This is a question for a friend. Ellen, her DH (Paul), and their 1 yr old moved to a new location about 8 months ago. Ellen found a mother's group that had been in existence for 3 years for working moms. It includes about 8 women and about 12 kids between 1 and 4. She really enjoys the group: no drama queens, no one upmanship, no my way is so much better, no hurt feelings if a few decide to do something and not include everyone. They each rotate hosting a weekly get together in their homes every other weekend.
After about 2 months with the group, her family received an invitation to one of the 2 yr olds bday party. In Ellen's and Paul's social background, little kid bday parties are small family affairs and a few close friends. But they accepted as they thought it would be a good way for Paul to meet some of the DH's of the other women. They went with an appropriate present, had an ok time, was a little supirsed about the large party was for a 2 yr old. The next month, they were invited to another 2 yr olds bday party which again they accepted and was suprised again about the party. The next month, another invite arrives, this time for a 4 yr old. Ellen and Paul realize they aren't interested in attending these parties, and she mentions to one of the other mom's they plan to decline the invite. This mom counsel's against declining as it will appear as a snub to this host. So they've now attended about 6 bday parties over the last 6 months. For each one, they've taken an appriate gift and they have also had the hosting couple and child over for dinner a few months later, sometimes alone,sometimes with another family or two.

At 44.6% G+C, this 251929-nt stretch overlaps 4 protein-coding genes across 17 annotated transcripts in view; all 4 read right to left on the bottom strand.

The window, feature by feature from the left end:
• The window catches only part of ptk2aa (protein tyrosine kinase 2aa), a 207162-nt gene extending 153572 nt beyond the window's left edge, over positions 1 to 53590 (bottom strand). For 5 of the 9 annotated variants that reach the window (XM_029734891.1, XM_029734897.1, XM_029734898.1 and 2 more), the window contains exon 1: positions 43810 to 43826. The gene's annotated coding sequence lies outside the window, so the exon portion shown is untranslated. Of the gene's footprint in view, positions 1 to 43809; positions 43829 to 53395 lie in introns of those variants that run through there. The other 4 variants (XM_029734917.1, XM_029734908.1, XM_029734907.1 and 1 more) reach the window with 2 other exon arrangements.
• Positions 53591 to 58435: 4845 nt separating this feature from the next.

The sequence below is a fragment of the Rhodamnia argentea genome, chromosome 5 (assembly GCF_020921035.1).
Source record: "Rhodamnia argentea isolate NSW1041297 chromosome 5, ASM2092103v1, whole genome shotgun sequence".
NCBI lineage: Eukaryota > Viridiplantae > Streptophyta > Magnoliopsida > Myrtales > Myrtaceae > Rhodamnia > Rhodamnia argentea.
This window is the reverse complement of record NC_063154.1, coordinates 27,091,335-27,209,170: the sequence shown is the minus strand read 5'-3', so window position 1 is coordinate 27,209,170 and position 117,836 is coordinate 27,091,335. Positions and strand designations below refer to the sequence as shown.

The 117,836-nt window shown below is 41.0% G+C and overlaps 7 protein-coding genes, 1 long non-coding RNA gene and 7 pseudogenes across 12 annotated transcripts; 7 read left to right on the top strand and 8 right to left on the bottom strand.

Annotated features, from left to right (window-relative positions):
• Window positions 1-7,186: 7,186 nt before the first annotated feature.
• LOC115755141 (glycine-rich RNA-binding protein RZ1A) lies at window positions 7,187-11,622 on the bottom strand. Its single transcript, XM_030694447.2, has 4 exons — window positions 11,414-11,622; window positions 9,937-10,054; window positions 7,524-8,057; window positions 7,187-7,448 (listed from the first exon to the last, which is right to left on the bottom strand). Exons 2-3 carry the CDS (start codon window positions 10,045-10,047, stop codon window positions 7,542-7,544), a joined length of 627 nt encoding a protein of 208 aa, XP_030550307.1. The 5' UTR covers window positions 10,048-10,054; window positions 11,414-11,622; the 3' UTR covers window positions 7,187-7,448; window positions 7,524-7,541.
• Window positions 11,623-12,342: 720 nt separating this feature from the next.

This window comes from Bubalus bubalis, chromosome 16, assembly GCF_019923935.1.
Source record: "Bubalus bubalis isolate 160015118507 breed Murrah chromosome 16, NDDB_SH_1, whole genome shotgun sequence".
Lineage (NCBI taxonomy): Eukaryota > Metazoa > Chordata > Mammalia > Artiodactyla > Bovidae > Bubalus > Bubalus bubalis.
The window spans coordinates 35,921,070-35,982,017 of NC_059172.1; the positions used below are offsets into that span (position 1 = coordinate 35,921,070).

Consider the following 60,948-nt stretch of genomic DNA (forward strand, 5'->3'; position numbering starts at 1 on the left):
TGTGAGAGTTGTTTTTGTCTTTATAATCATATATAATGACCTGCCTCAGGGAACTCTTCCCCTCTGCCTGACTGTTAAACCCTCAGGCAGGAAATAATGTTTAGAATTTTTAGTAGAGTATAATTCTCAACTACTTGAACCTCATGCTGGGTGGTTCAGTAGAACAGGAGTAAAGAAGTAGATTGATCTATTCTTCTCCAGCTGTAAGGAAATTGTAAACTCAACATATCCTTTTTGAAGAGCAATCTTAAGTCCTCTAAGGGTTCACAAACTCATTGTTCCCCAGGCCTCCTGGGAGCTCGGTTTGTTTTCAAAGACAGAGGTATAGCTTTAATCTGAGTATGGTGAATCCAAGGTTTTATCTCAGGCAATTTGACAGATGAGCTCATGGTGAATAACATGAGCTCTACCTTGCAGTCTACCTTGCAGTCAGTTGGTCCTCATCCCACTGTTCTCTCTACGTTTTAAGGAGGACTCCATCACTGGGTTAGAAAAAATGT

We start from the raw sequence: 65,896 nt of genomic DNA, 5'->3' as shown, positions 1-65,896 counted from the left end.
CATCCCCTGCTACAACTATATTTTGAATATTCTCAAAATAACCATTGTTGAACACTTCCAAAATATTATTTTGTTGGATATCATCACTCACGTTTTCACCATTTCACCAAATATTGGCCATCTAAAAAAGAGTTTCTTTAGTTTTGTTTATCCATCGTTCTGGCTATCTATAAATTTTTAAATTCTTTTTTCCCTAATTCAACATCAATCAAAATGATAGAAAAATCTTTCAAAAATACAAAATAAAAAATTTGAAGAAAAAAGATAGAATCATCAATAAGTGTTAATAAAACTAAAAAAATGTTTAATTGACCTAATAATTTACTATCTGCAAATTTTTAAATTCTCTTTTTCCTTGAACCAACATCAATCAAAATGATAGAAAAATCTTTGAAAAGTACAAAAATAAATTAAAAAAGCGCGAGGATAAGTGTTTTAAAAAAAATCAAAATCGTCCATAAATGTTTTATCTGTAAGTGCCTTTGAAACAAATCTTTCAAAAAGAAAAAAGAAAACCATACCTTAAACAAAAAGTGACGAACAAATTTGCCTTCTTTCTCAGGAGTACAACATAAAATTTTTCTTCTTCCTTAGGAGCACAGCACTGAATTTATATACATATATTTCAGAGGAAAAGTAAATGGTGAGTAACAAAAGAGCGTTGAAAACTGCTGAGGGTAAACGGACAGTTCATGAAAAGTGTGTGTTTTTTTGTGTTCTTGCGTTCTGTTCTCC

Her DD's 2 year bday is coming up. They planned to have a small family bday party. She mentioned this to another in the group who told her that she might want to reconsider since the group norm is to host these big elaborate parties and it will look like they are not reciprocating their hosting obligation. That the group sees these parties as a great Saturday get together for everyone and a good way for the kids to be entertained.
Ellen and Paul will not be changing their plans for their child's bday party.
Ellen feels that they have sufficiently reciprocated by having the hosts to dinner.
Paul thinks they should host a large bbq with some kid activites (face painter, blow up slide like the other parties) for the members of the group, so they don't make waves.
I told Ellen I agreed with her, that reciprocal hosting doesn't have to be like for like. But since this group sees these parties as an extension of their Mom's group, that maybe Paul is right.